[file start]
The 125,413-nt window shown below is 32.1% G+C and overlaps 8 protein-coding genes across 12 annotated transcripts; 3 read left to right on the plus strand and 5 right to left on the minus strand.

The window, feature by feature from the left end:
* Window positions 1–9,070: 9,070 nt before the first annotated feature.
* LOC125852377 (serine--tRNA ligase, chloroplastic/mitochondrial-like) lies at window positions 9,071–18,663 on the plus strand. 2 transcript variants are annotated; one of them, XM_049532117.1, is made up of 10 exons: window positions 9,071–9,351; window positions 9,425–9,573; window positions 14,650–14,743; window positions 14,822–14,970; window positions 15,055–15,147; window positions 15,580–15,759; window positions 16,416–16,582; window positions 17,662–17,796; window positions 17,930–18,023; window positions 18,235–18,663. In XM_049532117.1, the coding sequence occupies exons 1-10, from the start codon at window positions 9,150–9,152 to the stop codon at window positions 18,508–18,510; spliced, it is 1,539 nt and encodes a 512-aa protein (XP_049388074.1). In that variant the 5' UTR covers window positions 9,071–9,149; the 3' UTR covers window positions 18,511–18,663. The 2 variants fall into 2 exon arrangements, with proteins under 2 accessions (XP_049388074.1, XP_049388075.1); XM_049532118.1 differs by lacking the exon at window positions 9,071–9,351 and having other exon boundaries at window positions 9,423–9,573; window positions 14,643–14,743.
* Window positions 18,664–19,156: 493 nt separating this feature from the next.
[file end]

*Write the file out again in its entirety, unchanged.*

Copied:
The 125,413-nt window shown below is 32.1% G+C and overlaps 8 protein-coding genes across 12 annotated transcripts; 3 read left to right on the plus strand and 5 right to left on the minus strand.

The window, feature by feature from the left end:
* Window positions 1–9,070: 9,070 nt before the first annotated feature.
* LOC125852377 (serine--tRNA ligase, chloroplastic/mitochondrial-like) lies at window positions 9,071–18,663 on the plus strand. 2 transcript variants are annotated; one of them, XM_049532117.1, is made up of 10 exons: window positions 9,071–9,351; window positions 9,425–9,573; window positions 14,650–14,743; window positions 14,822–14,970; window positions 15,055–15,147; window positions 15,580–15,759; window positions 16,416–16,582; window positions 17,662–17,796; window positions 17,930–18,023; window positions 18,235–18,663. In XM_049532117.1, the coding sequence occupies exons 1-10, from the start codon at window positions 9,150–9,152 to the stop codon at window positions 18,508–18,510; spliced, it is 1,539 nt and encodes a 512-aa protein (XP_049388074.1). In that variant the 5' UTR covers window positions 9,071–9,149; the 3' UTR covers window positions 18,511–18,663. The 2 variants fall into 2 exon arrangements, with proteins under 2 accessions (XP_049388074.1, XP_049388075.1); XM_049532118.1 differs by lacking the exon at window positions 9,071–9,351 and having other exon boundaries at window positions 9,423–9,573; window positions 14,643–14,743.
* Window positions 18,664–19,156: 493 nt separating this feature from the next.